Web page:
The scent of fried food

A Calabrian art handed down over time


Crispelle, in Calabria, are prepared for the Immaculate Conception on December 8th, as well as Christmas and New Year’s Eve dinner. There are no festivities in the month of December that do not include these small, leavened dough fritters that are brought to the table as hot and fragrant, which are eaten as an appetizer or at the end of dinner, coming in different variants such as ricotta, anchovies, or sugar.

Uncertain origins, but an unforgettable taste

The origins of the crispelle—whether with or without anchovies, salted, or covered with white sugar, over the years also including varieties with ‘nduja, ricotta cheese, dried tomatoes and chocolate—are uncertain, often confused in history. Some attribute the original recipe to the French, others to Latin, and there are even references to ancient Greece. What is certain is the speed with which they will disappear from the table, devoured one after the other!


The people of Reggio, on Christmas and New Year’s Eve, often have a lunch that will include only the anchovy and sugar varieties of the fritters, as a typical Calabrian dinner will be waiting for them in the evening!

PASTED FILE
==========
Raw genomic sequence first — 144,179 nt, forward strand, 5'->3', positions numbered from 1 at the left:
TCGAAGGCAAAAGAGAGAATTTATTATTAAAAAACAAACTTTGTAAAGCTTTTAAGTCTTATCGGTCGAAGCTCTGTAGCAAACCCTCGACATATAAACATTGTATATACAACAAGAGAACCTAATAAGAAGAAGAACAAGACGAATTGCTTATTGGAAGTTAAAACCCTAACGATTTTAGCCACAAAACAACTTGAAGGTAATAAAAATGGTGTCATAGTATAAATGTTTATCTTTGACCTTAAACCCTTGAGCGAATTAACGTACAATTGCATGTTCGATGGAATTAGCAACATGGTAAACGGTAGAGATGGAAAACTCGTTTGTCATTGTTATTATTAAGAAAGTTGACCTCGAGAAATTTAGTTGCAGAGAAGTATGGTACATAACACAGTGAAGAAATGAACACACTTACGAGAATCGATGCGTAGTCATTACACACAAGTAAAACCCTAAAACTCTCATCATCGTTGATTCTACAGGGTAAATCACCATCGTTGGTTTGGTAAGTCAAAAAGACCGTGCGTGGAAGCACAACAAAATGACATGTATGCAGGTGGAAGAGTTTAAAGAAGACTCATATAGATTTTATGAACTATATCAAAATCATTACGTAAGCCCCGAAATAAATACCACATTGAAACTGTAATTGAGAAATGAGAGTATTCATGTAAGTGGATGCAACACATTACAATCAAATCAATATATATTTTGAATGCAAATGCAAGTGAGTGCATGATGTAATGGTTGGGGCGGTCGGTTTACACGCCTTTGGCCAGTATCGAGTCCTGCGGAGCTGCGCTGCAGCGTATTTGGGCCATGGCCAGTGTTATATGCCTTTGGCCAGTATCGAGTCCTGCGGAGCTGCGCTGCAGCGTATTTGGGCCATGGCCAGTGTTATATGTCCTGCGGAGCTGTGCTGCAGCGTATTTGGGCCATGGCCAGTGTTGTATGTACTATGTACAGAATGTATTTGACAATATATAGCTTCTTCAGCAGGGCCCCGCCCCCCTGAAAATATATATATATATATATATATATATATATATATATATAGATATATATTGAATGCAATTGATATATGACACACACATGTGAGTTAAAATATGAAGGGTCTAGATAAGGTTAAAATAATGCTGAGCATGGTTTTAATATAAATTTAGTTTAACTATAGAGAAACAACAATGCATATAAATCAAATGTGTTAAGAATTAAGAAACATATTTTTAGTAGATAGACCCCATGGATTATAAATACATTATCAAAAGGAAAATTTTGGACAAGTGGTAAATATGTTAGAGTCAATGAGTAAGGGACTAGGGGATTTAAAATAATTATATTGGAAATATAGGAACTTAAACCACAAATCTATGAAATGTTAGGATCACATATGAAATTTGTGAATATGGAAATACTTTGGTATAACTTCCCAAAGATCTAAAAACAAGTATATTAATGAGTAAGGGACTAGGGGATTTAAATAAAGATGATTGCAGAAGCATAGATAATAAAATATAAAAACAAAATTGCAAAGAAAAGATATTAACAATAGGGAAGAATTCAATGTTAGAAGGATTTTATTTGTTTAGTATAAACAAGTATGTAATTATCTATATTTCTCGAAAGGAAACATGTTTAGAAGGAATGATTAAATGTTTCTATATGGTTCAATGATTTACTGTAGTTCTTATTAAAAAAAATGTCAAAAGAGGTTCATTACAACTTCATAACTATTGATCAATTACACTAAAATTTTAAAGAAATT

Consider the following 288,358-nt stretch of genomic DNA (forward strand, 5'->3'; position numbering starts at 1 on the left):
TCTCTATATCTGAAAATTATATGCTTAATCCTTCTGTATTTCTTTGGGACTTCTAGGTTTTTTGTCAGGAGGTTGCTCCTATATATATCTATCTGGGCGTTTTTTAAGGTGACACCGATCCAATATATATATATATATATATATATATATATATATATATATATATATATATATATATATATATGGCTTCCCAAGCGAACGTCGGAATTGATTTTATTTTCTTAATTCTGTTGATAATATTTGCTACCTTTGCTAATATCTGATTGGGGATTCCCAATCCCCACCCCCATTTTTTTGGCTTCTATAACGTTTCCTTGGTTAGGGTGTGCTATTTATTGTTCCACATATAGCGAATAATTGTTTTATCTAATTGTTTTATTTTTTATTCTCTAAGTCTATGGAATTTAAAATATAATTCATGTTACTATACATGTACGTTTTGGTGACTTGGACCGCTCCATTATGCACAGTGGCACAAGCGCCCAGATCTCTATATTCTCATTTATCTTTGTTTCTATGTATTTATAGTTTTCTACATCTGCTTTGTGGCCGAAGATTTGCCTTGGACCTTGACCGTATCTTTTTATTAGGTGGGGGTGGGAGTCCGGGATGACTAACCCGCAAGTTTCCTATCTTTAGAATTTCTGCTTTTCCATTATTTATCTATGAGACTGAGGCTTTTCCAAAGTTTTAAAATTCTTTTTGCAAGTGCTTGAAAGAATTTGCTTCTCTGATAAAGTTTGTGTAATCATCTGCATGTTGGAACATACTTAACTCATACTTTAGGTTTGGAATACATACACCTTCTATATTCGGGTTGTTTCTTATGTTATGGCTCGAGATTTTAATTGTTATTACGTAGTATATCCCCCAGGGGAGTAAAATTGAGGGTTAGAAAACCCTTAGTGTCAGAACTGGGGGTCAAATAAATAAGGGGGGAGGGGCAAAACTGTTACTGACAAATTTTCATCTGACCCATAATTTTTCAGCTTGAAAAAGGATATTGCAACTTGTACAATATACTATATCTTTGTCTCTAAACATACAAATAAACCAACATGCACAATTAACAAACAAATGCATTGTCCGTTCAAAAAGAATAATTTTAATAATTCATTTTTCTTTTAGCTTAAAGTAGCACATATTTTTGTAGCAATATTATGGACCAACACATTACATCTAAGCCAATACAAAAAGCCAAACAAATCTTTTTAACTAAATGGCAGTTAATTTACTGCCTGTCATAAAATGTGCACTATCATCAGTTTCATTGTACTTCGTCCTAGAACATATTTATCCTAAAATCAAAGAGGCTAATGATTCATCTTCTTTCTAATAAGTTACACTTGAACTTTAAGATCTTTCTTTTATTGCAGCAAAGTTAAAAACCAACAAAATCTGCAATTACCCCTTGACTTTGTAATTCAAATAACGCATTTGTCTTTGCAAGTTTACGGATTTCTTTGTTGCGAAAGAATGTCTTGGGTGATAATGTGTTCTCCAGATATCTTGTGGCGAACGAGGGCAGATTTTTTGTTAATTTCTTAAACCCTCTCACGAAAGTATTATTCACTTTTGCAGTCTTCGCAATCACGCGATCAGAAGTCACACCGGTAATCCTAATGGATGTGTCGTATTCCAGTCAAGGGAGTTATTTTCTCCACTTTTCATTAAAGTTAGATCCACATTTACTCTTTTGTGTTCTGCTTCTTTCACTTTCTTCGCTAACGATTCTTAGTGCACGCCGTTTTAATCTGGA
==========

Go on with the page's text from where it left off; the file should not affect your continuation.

The secrets of great success

The crispelle are composed of simple ingredients, yet they demand three fundamental rules for their optimal success: it is necessary to prepare the dough in the evening and let it rest all night; it must also be worked with energy and speed, beating the dough against the sides of the container until it comes off by itself from the edges; as soon as the crispella is dipped in the frying oil, it begins to gild and must be removed, without risking that is burned. It is advisable to eat them while they are hot and crunchy. Choose whether to pair them with cold cuts, cheeses, or excellent wine!



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